4. Your friends and family will start Googling the term CrossFit and giving you warnings. “Oh, you’re doing that Cross thing, I think I just read something about that…”  They will come across a rare disorder wherein people push themselves past the exhaustion point until their muscle fibers begin to break down and slip through the bloodstream into their kidneys. They will also come across stories about injuries and the like associated with CrossFit search terms. The reality is that these types of injuries can and do occur with any kind of training if taken too far and under the wrong type of supervision. You are equally likely to be injured while ice skating, lifting weights alone, horseback riding, surfing or doing any other type of strenuous activity if you are engaging recklessly and not taking the proper precautions. I would also note that there is an ongoing fear-mongering campaign being waged by the traditional fitness clubs and gyms. They see the proliferation of the CrossFit movement across the country as a massive threat to their membership rolls. There is no possible way that a guy doing his usual leisurely circuit around the same 12 or 15 machines in a gym is ever going to get the intensity of a workout at a CrossFit box.

5. You will get insanely good at counting. Everything in CrossFit is about reps. 20 clean & jerks followed by 10 box-jumps topped off with 30 sit-ups, then repeat five times and compete for time. Think about the counting, the counting down, the mental division of large quantities of reps into small, more manageable-seeming blocks. “Okay, let me get five more then take a breath and then just three more and then only two sets left until I’m three fifth’s of the way through the five rounds.” This is the kind of conversation you’re carrying on with yourself in the heat of the W.O.D. and you’ll become very proficient at counting backward as well – “seven more…six, five more, c’mon, four…” Whatever it takes to get you through.

6. You’ll begin to respect endurance and stamina. When you’re a kid, your idea of strength revolves around how much one can lift, what someone’s arms and chest look like, etc. If you haven’t yet grown out of this idea, you will upon beginning CrossFit. You will begin to be much more amazed at things like quad strength and lower back strength. You’ll be blown away by the ability of others to do hundreds of airsquats or hold various static positions (holding one’s body in a plank six inches above the ground or half-squatting with one’s back against the wall, with thighs perpendicular to the ground and a 20-pound medicine ball pressed to one’s chest. When you can barely get through 30 seconds in these positions but you see someone hold them for 4 to 6 minutes, all of your ideas about what being strong means will be out the window.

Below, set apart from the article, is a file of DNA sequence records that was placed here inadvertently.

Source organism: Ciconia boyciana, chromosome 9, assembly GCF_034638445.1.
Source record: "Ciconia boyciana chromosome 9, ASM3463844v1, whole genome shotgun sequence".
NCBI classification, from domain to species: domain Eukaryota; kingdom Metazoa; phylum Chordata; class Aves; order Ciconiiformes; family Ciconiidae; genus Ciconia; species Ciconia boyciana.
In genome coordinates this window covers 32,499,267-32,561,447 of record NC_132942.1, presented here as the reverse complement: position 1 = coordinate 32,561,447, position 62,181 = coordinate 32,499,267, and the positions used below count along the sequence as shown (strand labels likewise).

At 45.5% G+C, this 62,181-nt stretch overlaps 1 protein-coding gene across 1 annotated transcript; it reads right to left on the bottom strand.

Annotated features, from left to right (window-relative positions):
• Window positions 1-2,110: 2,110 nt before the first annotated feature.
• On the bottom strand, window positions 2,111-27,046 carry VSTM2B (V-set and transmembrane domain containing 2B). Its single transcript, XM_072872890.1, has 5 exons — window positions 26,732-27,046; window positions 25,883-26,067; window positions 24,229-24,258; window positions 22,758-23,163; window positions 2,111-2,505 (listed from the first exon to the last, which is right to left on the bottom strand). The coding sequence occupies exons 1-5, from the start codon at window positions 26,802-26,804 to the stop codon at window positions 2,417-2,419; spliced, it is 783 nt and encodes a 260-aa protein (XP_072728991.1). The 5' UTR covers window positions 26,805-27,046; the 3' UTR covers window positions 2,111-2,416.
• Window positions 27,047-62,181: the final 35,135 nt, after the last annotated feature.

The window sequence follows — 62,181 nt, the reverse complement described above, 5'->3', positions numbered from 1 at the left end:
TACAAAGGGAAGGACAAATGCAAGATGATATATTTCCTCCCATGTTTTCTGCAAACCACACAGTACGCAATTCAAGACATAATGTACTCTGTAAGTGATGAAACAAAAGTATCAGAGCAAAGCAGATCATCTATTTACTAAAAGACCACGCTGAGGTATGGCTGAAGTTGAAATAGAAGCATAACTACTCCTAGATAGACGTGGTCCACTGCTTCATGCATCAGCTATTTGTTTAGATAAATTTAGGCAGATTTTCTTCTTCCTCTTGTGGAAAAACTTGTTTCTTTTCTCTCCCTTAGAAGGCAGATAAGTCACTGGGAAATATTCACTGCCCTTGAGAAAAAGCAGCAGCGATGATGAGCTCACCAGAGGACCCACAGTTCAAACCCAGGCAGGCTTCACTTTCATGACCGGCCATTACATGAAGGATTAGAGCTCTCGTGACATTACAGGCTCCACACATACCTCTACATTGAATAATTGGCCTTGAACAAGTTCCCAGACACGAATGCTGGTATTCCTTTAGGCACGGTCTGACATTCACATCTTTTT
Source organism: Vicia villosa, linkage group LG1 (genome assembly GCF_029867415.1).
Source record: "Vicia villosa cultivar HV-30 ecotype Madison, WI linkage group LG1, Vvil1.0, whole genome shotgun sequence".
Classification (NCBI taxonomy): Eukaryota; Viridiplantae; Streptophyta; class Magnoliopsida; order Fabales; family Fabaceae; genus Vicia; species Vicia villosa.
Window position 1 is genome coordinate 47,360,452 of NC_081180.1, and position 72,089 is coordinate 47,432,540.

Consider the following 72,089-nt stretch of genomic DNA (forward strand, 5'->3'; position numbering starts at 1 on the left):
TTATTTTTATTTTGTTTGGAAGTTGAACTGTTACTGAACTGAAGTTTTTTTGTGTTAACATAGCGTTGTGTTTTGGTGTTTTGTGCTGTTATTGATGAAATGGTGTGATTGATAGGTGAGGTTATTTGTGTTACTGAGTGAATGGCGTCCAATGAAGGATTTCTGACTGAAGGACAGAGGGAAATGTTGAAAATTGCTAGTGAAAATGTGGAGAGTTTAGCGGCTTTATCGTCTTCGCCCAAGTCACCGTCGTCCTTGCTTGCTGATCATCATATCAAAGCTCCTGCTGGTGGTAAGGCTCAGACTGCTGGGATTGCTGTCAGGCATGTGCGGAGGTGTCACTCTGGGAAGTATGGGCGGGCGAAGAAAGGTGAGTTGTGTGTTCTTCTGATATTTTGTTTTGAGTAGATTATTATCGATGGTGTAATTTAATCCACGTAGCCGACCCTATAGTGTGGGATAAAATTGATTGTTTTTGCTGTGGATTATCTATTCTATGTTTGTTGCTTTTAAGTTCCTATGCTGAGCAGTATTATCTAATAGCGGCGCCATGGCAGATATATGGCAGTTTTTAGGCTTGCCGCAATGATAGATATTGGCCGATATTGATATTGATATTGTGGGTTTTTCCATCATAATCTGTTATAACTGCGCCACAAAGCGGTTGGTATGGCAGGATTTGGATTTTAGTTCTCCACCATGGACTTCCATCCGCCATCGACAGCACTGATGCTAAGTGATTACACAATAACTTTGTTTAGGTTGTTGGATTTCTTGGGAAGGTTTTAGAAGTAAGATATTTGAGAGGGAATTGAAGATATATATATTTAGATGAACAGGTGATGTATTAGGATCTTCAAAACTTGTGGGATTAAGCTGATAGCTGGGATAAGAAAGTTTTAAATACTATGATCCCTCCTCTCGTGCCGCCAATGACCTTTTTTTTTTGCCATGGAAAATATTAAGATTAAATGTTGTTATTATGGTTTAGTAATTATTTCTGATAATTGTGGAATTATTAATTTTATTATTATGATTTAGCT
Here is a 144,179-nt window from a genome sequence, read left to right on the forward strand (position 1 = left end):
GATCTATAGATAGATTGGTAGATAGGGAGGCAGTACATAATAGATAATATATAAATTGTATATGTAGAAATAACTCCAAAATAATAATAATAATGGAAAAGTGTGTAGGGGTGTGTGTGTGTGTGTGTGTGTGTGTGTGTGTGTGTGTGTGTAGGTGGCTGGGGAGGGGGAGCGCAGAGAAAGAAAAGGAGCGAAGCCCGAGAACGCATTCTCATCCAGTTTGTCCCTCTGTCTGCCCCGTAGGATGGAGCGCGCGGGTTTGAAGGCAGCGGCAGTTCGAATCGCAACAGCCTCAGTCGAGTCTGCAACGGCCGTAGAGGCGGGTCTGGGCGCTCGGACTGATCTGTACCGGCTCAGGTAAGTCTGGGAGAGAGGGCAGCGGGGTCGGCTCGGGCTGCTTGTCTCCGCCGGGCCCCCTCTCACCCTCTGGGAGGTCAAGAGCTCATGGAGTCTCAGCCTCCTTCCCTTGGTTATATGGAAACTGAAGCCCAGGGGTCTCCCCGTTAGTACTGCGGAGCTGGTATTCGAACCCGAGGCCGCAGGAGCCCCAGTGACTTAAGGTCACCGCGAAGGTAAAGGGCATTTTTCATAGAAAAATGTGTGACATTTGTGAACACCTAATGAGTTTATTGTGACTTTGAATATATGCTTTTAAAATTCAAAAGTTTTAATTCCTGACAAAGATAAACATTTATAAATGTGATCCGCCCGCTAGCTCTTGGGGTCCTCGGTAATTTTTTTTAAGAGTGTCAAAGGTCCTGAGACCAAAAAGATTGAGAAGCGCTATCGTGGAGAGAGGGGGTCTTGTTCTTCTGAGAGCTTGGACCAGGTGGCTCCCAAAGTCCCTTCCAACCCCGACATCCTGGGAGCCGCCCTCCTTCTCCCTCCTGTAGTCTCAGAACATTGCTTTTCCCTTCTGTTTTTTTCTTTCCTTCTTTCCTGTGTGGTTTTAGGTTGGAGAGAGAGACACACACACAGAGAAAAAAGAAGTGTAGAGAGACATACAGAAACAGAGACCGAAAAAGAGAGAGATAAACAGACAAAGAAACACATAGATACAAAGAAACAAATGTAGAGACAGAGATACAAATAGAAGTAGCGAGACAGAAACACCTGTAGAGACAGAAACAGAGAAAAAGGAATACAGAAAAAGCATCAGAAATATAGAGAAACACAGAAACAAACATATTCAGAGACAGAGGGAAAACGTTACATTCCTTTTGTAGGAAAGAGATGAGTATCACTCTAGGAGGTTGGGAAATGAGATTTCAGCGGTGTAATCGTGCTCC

7. You will gain weight at first. The most frustrating part of my first month at CrossFit was the weight gain. Simply stated, because you are using muscles that have been out of the game for years, you will be building those muscles rather rapidly, and muscle weighs more than fat. So while you will definitely be shedding water weight puffiness and sweating like you’ve been on a scavenger hunt in a rainforest, the scale will be ticking up not down. This will drive you f***ing crazy. And then, all of a sudden, you will hit that tipping point where the muscle you’ve been adding is burning enough calories each night to have you start to drop pounds. Then you’ll start to see your clothes fit better and your face shrink. All downhill from here provided you keep going.

8. You’ll notice an uptick in energy, even when you’re dead sore from CrossFitting. This new-found energy bounce comes from the fact that you’re dragging less fat around with you all day and you’re breathing easier. You’re putting less wear and tear on your cardiovascular and pulmonary systems and the dividend is you can keep up with your kids and accomplish more each day. The confidence and happiness that comes along with this is self-explanatory. Wait til you see the little and unexpected ways in which these peripheral benefits creep into your daily routine at home and at work!

9. You will learn about your mental weakness. My box, the CrossFit Lighthouse, posts the Workout of the Day on their website each morning. Three weeks in, once I had learned all the various exercises, I found myself hitting up the site and deciding based on what the W.O.D. was whether or not I was going to attend that day. One day I logged on and saw that there were 3 sets of 20 burpees included, which immediately triggered an inner dialog that went something like this: “I just did burpees on Tuesday and I’m still sore, maybe tonight will be my rest night and I’ll go tomorrow and Friday instead.” I realized that I was picking and choosing the workouts like they were on an a la carte menu, “I’ll do this but I’m skipping that because my ankle is acting up.” Once I realized this about myself, I stopped going to the site. I learned what a bitch I could be, and then I learned to deny myself the opportunity going forward. This is one example of many revelatory moments that have allowed me to get to know myself much better and make the appropriate adjustments.